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League of Extraordinary Gentlemen II #3

Posted: Sunday, September 29, 2002
By: Ray Tate



Writer: Alan Moore
Artist: Ed O'Neil, Ben Dimagmaliw(c)
Publisher: DC

Having the Martians from H.G. Welles War of the Worlds just tear through London town would have been a dull affair. Imagine an entire story of Daleks crying "Ex-ter-min-ate!" while blasting passerby without having the Doctor toss his hat on an eyestalk before seeing to their termination, and you'll understand how boring such a story would be.

Alan Moore understands the inevitability of pending defeat must be felt, but he uses the staid acts of England preparing for a war they cannot in and scenes of destruction as the backdrop of a more disturbing character study.

Invisibility was always considered a passive, ineffectual power in comic books. It probably was an episode of Batman: The Animated Series in which the Dark Knight is soundly beaten by an invisible man voiced by of all people Mr. Keaton from Family Ties that changed how invisibility was treated in fiction: taking it back to its roots. Mr. Moore removes the Disney from the power and shows the madness and lawlessness inherent in such an ability.

Ed O'Neil abets Mr. Moore with an unflinching display of violence. The violation, though not sexual it is still a violation, presented in this issue of the League sharply contrasts the Invisible Man's behavior at the girls school where we first meet him. Those early scenes were presented as a burlesque. The scene in issue three is displayed as criminal.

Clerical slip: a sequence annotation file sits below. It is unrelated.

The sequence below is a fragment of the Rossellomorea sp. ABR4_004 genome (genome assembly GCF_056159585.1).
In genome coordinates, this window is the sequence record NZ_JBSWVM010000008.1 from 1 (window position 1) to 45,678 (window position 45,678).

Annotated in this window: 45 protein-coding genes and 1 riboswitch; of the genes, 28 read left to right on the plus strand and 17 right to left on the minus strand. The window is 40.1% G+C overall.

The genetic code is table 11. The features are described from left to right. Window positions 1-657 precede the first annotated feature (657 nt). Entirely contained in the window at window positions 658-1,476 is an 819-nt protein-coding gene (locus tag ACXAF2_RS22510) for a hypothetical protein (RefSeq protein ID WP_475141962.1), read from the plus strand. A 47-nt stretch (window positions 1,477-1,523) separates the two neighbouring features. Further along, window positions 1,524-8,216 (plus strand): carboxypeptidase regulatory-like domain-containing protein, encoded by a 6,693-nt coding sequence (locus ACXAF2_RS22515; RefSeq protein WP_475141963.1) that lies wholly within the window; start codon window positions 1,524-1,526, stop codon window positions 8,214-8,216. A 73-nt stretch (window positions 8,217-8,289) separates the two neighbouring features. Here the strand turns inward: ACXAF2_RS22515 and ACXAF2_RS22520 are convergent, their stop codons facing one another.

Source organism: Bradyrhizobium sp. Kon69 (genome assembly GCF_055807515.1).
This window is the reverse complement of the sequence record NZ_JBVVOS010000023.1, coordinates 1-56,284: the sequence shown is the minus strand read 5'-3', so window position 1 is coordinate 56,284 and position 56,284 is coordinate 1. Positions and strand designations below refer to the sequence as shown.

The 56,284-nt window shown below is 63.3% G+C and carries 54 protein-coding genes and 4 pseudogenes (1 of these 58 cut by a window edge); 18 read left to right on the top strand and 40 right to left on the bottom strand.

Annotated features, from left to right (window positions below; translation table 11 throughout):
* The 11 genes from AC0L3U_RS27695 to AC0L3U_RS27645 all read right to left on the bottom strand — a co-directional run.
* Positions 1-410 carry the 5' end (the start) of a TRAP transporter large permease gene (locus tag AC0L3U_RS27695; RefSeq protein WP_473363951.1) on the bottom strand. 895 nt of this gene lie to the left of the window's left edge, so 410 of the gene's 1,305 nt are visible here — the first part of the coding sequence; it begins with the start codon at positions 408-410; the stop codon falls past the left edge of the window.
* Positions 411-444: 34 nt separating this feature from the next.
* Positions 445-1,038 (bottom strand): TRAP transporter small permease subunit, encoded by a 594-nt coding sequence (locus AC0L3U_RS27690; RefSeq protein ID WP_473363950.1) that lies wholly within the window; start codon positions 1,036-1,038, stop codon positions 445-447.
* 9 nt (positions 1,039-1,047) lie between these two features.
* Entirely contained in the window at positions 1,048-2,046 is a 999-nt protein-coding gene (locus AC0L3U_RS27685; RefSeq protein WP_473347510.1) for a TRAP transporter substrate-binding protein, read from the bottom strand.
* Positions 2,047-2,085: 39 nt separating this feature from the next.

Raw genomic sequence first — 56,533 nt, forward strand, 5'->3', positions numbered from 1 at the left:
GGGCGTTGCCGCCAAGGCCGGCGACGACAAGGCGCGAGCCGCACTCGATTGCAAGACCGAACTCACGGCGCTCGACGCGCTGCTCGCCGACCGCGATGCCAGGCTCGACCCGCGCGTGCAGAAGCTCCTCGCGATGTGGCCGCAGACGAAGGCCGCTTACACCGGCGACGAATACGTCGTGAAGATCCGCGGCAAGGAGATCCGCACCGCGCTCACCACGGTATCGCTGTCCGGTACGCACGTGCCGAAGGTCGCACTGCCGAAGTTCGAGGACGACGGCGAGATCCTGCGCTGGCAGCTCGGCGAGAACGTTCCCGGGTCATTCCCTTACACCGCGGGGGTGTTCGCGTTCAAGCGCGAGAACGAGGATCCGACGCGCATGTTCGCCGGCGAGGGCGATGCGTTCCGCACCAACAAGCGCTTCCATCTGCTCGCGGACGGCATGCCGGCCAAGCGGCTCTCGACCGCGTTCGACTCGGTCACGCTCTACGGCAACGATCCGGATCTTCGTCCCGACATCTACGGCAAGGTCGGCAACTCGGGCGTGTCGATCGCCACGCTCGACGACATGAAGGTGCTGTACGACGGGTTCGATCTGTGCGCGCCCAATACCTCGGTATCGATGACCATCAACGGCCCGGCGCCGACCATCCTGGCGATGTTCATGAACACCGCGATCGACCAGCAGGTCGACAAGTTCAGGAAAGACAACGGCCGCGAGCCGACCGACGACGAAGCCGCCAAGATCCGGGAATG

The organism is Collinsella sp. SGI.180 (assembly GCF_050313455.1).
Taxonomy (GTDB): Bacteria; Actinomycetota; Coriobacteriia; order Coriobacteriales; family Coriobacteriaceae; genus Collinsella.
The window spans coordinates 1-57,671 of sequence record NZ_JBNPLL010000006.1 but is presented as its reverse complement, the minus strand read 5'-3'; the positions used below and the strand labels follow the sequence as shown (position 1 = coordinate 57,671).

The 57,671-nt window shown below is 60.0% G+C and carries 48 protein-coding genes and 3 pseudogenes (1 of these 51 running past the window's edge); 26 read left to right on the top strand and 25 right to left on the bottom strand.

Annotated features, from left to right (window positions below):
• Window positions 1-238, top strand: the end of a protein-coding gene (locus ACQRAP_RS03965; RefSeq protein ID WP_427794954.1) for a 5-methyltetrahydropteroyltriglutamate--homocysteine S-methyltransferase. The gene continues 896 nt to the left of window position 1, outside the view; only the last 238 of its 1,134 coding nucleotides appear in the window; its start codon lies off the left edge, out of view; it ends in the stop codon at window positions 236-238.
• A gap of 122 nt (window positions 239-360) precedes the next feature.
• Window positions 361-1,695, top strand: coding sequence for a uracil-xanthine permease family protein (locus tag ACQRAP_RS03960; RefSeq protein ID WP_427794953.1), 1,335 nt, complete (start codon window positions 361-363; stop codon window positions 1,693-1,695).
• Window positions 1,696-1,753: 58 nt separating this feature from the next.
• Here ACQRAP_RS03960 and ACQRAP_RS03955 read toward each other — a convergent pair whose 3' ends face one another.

The descent into Griffin's madness allows Mr. Moore to deepen the characterization of Mr. Hyde. Far from the dark side of humanity, Mr. Hyde seems to be an entity unto himself both bad and good. He's presented here as the most rounded and dimensional version of the literary creature. Indeed, he may in fact represent our primitive self, but the view of how our ancestors behaved has changed from the Victorian misconception. Mr. Moore keeps Hyde's thoughts to the character. What I infer from the moody artwork is fear. Hyde fears becoming like Griffin, or perhaps he feels disgust for he feels that he is already like Griffin and capable of the same acts.

League of Extraordinary Gentlemen is much more meaningful than a clash of nostalgia of the type found in fan fiction. It is art and literature that honors the source while making insightful observations.



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